The Technology Debate in Lake Norman Schools
When President Obama visited North Carolina in June to talk about technology in America's classroom, it was no surprise he selected Mooresville Middle School for his speech. The Mooresville Graded School District made national headlines for its cutting edge use of technology in education. But, what are other Lake Norman area school policies on technology and devices in the classroom?
Recently, select schools in the Charlotte-Mecklenburg School District (CMS) began participating in the Bring Your Own Technology (BYOT) initiative and Cornelius Elementary was one local school selected. But not all Lake Norman schools are following suit. Though educators see the benefits of technology in the classroom, there are still some concerns when it comes to personal devices and technology access
Pros and Cons
Iredell-Statesville Schools are choosing not to allow personal technology devices in the classroom this year. David Blattner, executive director of technology and media services at Iredell-Statesville Schools knows technology is a valuable resource in the classroom.
"The Board of Education has supported technology being available in the schools with the introduction of student laptop carts at all schools," Blattner states, "as well as wireless internet capabilities at all school sites providing access to technology resources to all students."
When students are using a device issued by the school, explains Blattner, they are on the school's secured network where inappropriate websites and applications can be blocked.
Evidence shows students bringing personal technology devices to school can be beneficial. CMS has had great success with their BYOT initiative and chose Cornelius Elementary School to test the program. Principal James Garbin is a proud supporter of the initiative and so is the PTO (Parent Teacher Organization). They raised money to purchase 60 iPads for student and teacher use. In line with BYOT, students at Cornelius Elementary are also allowed to bring their own devices to enhance learning and research.
Access for Everyone
What about the students who don't have access to all this great technology when they leave the classroom? Garbin does not think the students without access have a disadvantage.
"When an assignment calls for the use of technology, [the teachers] make sure there is time available during school for them to get their research done," explains Garbin. CMS plans to assess the results of BYOT in the 21 schools currently testing the initiative and then roll out a plan to incorporate the rest of the district schools if it is successful.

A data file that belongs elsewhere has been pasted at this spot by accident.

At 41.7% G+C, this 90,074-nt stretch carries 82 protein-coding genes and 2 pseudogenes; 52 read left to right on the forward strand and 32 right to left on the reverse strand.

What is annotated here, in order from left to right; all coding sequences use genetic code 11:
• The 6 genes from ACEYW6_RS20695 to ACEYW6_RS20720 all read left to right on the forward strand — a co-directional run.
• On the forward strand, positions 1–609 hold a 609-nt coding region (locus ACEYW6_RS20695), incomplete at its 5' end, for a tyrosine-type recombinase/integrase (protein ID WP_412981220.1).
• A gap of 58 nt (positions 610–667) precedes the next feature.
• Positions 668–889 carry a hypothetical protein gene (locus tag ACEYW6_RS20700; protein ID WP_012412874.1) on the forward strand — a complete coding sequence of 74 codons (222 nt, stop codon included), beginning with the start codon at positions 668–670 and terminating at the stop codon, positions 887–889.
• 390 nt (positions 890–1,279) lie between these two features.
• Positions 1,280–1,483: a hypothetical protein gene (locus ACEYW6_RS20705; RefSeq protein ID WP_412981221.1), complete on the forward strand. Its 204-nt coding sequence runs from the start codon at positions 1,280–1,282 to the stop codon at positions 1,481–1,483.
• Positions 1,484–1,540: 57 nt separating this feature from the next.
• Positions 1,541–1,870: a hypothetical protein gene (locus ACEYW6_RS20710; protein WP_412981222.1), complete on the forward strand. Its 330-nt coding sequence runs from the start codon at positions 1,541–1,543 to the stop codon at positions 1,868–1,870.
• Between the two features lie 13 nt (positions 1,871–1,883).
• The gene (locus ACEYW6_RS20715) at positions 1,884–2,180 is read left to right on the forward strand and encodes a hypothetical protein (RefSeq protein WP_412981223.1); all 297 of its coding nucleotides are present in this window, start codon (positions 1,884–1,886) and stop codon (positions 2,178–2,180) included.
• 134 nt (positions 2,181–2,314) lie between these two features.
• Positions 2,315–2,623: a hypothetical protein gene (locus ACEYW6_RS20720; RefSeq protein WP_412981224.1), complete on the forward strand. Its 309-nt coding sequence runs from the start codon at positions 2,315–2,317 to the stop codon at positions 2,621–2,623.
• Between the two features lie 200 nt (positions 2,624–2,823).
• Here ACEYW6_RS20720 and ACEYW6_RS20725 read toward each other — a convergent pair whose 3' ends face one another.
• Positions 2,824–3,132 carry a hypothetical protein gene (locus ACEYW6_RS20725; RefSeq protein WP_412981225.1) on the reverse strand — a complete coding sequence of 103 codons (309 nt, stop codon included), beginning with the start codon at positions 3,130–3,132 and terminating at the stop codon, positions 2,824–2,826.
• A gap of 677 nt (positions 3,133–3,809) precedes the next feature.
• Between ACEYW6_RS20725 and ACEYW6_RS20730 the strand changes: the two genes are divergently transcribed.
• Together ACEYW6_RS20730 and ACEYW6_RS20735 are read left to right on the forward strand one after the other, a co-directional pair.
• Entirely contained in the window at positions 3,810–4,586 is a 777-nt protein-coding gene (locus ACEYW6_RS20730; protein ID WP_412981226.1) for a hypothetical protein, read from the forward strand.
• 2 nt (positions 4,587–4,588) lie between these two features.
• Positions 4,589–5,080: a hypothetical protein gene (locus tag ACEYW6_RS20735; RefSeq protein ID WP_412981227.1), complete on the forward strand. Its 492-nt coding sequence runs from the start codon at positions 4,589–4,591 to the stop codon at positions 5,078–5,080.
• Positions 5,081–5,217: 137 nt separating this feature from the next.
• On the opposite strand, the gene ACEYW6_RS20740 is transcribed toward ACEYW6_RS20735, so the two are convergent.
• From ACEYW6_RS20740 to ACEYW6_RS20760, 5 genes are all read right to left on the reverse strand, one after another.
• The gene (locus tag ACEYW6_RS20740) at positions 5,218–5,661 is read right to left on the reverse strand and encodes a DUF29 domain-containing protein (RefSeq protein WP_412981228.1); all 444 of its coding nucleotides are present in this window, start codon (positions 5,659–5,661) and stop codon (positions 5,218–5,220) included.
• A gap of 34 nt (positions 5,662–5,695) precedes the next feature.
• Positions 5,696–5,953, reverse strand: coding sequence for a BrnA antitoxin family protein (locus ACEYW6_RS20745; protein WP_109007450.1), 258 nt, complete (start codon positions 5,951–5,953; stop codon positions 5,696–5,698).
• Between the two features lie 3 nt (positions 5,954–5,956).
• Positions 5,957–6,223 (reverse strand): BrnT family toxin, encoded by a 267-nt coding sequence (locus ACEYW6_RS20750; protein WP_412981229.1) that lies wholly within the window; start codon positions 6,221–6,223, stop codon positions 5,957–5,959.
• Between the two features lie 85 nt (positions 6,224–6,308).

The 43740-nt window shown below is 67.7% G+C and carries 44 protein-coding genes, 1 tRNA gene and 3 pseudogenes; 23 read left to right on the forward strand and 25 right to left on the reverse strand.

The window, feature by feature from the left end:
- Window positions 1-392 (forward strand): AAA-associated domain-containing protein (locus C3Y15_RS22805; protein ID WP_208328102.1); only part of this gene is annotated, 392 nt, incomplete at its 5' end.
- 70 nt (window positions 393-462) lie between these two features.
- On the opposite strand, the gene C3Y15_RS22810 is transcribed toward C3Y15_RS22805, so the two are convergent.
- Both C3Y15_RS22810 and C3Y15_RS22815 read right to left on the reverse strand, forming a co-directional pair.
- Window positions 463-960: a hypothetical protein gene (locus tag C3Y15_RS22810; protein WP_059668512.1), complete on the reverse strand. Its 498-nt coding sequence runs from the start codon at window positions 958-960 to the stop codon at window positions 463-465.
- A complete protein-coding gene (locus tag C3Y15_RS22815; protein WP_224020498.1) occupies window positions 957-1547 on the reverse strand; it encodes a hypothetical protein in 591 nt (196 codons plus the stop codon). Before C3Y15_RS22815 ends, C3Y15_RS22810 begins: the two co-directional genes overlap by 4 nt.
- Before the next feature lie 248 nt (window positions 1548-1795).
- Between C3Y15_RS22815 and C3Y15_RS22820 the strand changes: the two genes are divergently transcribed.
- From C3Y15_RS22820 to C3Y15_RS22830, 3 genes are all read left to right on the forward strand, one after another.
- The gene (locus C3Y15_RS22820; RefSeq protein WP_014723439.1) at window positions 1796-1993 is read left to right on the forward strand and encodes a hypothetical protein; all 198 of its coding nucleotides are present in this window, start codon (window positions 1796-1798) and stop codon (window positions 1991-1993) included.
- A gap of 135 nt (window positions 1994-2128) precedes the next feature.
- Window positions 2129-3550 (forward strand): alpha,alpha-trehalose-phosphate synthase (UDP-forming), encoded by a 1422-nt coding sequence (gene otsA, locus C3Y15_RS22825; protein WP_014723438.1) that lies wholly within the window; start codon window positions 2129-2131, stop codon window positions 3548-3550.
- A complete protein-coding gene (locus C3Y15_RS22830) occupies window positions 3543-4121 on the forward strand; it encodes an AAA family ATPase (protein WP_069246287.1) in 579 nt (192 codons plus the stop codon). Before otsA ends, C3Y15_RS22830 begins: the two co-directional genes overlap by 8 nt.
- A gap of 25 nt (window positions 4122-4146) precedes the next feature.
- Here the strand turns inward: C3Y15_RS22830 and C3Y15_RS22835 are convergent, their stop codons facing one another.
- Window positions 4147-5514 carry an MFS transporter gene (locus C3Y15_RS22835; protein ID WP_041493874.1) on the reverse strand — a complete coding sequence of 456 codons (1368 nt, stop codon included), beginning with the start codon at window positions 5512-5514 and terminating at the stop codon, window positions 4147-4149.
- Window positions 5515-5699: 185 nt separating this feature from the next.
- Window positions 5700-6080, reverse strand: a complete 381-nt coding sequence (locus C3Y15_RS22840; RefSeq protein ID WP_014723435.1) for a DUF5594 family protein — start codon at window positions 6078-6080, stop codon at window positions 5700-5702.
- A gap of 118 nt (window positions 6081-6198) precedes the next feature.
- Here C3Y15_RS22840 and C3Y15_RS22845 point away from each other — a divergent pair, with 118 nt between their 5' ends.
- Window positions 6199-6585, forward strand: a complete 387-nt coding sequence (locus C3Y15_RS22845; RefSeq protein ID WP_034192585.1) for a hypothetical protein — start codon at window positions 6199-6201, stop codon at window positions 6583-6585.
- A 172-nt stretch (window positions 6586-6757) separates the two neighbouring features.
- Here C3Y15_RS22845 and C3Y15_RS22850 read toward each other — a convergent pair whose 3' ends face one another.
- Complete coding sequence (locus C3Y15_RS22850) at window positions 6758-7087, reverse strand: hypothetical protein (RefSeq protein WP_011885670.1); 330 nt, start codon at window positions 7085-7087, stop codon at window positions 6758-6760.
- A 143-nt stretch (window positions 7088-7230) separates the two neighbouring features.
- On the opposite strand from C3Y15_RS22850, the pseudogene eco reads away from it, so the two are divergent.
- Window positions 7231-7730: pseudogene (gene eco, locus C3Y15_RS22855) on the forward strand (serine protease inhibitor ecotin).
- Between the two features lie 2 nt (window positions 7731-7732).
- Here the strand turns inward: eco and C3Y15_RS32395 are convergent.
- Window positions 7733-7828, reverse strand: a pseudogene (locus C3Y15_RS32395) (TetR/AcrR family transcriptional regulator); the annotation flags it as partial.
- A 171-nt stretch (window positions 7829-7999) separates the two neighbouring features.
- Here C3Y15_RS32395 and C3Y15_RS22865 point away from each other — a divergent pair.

The fact is, no one teacher can keep an eye on each student's screen when personal technology is in use. In a perfect world, all students would follow the rules, be focused on the assignment and would only go to appropriate websites. However, this is not a perfect world and disciplinary policies need to be in place if and when students go astray.
Blattner puts it this way, "I believe that if we were to introduce personal devices into the network, the majority of students that could afford to bring their own devices would utilize them for educational purposes. I also realize that we are working with kids, who are going to try and do things that they shouldn't. Unfortunately, I need to plan for [students] that would cause mischief and without proper network security, the risks are too high."
On the flip side, there have been great success stories such as Mooresville Graded School District, which outfitted each school with enough laptops for every student. An article in the New York Times states that the Mooresville Graded School district's graduation rate has risen from 80 percent in 2008 to 91 percent in 2011. They have also seen an increase in attendance and are now placed third in North Carolina in test scores and second in graduation rates.
Benefits of allowing for personal technology in the classroom include easier access to resources for research, an appeal to a broader range of learning styles, and with technology so prevalent in the workforce today, it would better prepare students for their futures.
Though no one can ignore the benefits, until all the kinks are worked out, it looks like children's personal technology devices will be staying safe at home for Iredell-Statesville Schools.
Kim Holder, a second grade teacher at Lake Norman Elementary agrees the policy must be approached with caution.
"iPads would be great for the future because most small children can navigate so well. They have no fear. We just have to be careful about inappropriate websites and links."
What's In/Out in LKN?
Elementary school students are NOT allowed to possess any type of personal wireless communication device.
Middle and high school students may posses a wireless communication devices and may be used during the school day as allowed by school administration.
Mooresville Graded School District
Students are not allowed to display or use cell phones or any other electronic devices on during school but may use devices that are provided through the school district.
Charlotte Mecklenburg School District
Students may possess a personal technology device, which includes cell phones, laptops, e-readers and tablets as long as they are off and put away during school hours and on the school bus. With approval of the superintendent, the devices may be used for education purposes.